Can banks and FinTechs work together and with the regulators to test and refine this?” Clark highlights one of Tandem’s relevant FinTech solutions: “We can use a customer’s data to see if they’re going to break even at the end of the month; if they’re not, we can proactively suggest ways for them to make savings, be that switching to a cheaper utility provider or cancelling a streaming subscription that has increased in price.”
Tandem’s app aggregates every bank account owned by a customer into one place. Insight gained from that data then assists in the creation of financial products and features aimed at helping customers manage their money better.
Laycock returns the conversation to the socially disadvantaged. “Much of the FinTech sector is focused on the wealthy or on millennials, as a more attractive target audience in terms of profit and scaling.”
She wonders whether enough products are being designed for lower-income customers who don’t have smartphones or who have to rely on public Wi-Fi. “Will this create a new form of financial exclusion where people can’t access services that have been designed on the assumption we all have the latest smartphones and always-on 4G?”
The flagging of public Wi-Fi access is a critical one. Consumers using less sophisticated handsets could be vulnerable to identity theft and fraud. Public Wi-Fi can expose the user to unencrypted networks.
If the consumer’s information is unprotected, criminals eavesdropping on Wi-Fi signals can access everything the user is doing online.
Floris Kleemans, the former Head of Strategy at ABN AMRO and the founder of the FOCAFET Foundation, agrees with Laycock’s assertion that FinTech isn’t transformative enough at the back end, but he also offers another viewpoint: “Banks’ FinTech focus is predominantly on customer convenience at the front end. This is nice but it’s not where the true treasures of FinTech and green FinTech are to be found. With such an approach, banks remain legacy-constrained, IT spaghetti-bound, costly and slow-moving operators.”
Kleemans understands and sympathises with banks and what he describes as the focus on three-to-six-month profit targets and 18-month timelines to introduce change. He argues that for the creation of a ‘oneness’, banks must look at design and architecture that allows information to communicate directly with other information unimpeded. “With the right, ‘rigidly agnostic approach’, for instance, and the use of ecosystem-neutral and open identifiers such as ‘virtual addresses’, FinTech can remove IT spaghetti and legacy. It will make banks agile, fast and scalable again in functional interoperability. With that renewed agility, speed and scalability, a lot more interaction and sustainable value can be created.”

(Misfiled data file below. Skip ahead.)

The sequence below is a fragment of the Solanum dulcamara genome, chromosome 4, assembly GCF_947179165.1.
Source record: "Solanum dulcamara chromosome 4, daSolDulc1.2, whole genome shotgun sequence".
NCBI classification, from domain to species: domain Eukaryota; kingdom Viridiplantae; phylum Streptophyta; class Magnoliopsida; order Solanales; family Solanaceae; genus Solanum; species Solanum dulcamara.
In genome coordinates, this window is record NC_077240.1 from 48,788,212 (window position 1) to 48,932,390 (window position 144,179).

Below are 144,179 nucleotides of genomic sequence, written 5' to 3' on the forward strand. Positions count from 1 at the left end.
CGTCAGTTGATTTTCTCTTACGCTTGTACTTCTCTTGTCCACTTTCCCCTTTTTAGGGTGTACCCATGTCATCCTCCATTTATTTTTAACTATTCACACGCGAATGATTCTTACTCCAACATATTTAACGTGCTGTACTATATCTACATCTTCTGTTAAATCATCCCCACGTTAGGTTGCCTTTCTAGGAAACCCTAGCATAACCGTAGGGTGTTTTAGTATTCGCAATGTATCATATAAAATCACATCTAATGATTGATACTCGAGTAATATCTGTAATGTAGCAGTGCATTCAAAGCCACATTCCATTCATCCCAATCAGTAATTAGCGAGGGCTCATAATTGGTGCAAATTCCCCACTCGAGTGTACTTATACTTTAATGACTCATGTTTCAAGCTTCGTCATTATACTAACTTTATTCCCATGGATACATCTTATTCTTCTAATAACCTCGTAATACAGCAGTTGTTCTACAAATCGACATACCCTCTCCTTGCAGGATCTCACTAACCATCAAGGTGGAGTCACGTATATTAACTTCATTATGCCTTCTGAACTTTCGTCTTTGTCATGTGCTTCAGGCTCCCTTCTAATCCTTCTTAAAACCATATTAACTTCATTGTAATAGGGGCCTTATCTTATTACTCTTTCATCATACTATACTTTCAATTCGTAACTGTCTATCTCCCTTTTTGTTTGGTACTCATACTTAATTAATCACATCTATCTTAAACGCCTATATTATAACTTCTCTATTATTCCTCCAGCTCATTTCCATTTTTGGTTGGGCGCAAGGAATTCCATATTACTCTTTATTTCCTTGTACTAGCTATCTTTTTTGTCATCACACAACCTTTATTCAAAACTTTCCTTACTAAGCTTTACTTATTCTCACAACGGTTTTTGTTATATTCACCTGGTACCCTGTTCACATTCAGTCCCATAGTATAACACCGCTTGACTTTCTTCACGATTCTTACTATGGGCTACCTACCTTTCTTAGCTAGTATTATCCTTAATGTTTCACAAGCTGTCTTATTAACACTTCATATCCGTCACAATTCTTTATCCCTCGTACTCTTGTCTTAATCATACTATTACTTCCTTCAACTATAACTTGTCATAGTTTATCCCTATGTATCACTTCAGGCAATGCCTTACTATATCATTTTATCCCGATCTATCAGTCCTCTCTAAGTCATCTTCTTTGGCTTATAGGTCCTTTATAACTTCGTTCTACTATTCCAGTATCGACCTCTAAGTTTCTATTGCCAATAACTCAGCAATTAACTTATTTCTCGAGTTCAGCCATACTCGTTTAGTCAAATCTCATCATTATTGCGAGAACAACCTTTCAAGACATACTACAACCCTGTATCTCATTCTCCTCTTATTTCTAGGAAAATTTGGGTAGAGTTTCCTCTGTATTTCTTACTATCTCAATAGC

SHARING THE VALUE
The concept of ‘oneness’ interests Laycock: “How can we share in the value of our data rather than give it away to companies who will use it to generate value for themselves, but not necessarily share this value with the public?” she asks.
Kleemans is hopeful he has found a solution and one that’s not too dissimilar from the worldwide web’s research-sharing purpose when it was created almost 30 years ago. Today, FOCAFET is creating a free-to-use internet protocol that allows information to interact directly with other information on an open source data, open intellectual capital basis. He describes it as a new ‘internet of entities’ or ‘virtual internet’, in which everyone and everything can interact with the use of virtual addresses. In working proofs of concept, ‘everyone and everything’ can concurrently interact with each other in over 80 languages.
FINTECH FOR SUSTAINABILITY
In a FinTech innovation recognised as capable of supporting sustainable development, FOCAFET is working with several international companies and banks on a virtual barcode that provides a product-centred shared data solution with customisable information access and controls in the supply chain. Banks can collateralise products through the virtual barcode and provide finance to low-income producers that currently do not have access to finance.
It is a collaborative change in approach rooted in a commitment to social and economic good. Kleemans concludes: “Beyond technology, FinTech is also about culture and principles.
I would consider FinTech to be a result of the smart combination of recent technologies and concepts into new propositions.” And it is propositions with purpose that could become FinTech’s motivation, fostering universal relevance.
“WE SEE MANY FINTECH DEVELOPMENTS AS ‘STATUS QUO INNOVATION’. THEY ADD A BETTER USER EXPERIENCE OR A MORE EFFICIENT BACK-END, BUT THEY DON’T FUNDAMENTALLY CHANGE THE WAY FINANCE WORKS FOR INDIVIDUALS OR COMMUNITIES.”